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Why Does the Bottom of the Breast Sometimes Flatten out After an Anchor Lift?

Is there anyway to prevent it?

Doctor Answers (3)

No way to prevent flattening out of bottom after an anchor lift

+3

The reason why the bottom of an anchor lift flattens out is very simple. There is no internal support and the vertical incision makes this technique technically faulty. First of all, most lifting techniques rely solely on the skin envelope to hold the weight of the breast. And, as ALL women know, this is simply not enough! The vertical incision further weakens the skin by its inherent location. Think of it this way: if you put a seam right at the point of maximum tension, this is exactly the place where the repair will stretch (bottoming out) or tear (dehisence).  A new class of lifting techniques have been developed using engineering principles to adress these issues. The Ultimate Breast Lift/Reduction reconstructs your own breast tissue into a cone and fashions straps made from excess skin to then attach them on to the underlying muscles for a more permanent lift. There are no vertical scars. Breasts are high and perky and remain so. I hope this  helps. Best wishes,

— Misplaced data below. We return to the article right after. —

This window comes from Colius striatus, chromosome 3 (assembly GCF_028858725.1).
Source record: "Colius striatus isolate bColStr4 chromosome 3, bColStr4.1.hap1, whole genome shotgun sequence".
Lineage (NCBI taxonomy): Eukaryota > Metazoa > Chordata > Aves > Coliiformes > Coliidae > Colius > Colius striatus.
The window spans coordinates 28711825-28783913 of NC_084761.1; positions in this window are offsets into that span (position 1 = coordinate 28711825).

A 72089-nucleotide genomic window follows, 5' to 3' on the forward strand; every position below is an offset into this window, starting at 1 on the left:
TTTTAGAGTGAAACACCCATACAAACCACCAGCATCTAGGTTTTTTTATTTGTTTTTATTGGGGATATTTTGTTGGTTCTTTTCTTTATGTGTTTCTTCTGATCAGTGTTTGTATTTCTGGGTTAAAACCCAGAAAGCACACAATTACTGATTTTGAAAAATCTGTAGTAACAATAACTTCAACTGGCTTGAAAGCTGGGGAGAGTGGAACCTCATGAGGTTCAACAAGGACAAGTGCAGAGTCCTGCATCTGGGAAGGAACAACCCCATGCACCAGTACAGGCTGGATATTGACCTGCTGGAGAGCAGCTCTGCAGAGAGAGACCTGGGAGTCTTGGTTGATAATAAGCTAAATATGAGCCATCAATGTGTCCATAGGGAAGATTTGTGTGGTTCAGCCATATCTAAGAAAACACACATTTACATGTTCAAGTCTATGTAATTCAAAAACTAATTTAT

Dr. Horndeski


Texas Plastic Surgeon
5.0 out of 5 stars 126 reviews

Flat breasts

+2

Flat breasts can happen for several reasons.  1) too much skin was removed  in the vertical closure which pushes the breast flat. 2) there is no support to the breast and it falls to the sides, 3) too much tissue was removed.  There are many different techniques to minimize this risk. 

Steven Wallach, MD
Manhattan Plastic Surgeon
4.5 out of 5 stars 17 reviews

You need to shape the breast and skin to get the best result

+2

Everybody has their own opinion on breast lifting, but in my opinion the best operation is the central pedicle free hand breast lift.  The reason I think this is best is that it addresses all the problems in the patient who needs a lift.  The breast mound is shaped into a cone and the skin envelope is also custom shaped to tighten the lower pole and add projection using thick skin flaps for excellent support.

The problem with other techniques as I see them is that they either shape the skin and not the breast mound (inferior pedicle reductions which retain the attachments of the skin at the bottom of the breast and are prone to bottoming out), or shape the breast and not the skin as in the vertical or lollipop lift which has some really strange shapes and asymmetries and doesn't address the excess skin adequately.

I will defend my position by asking you to refer to my photos on my web site.

Richard P. Rand, MD, FACS
Seattle Plastic Surgeon
5.0 out of 5 stars 49 reviews

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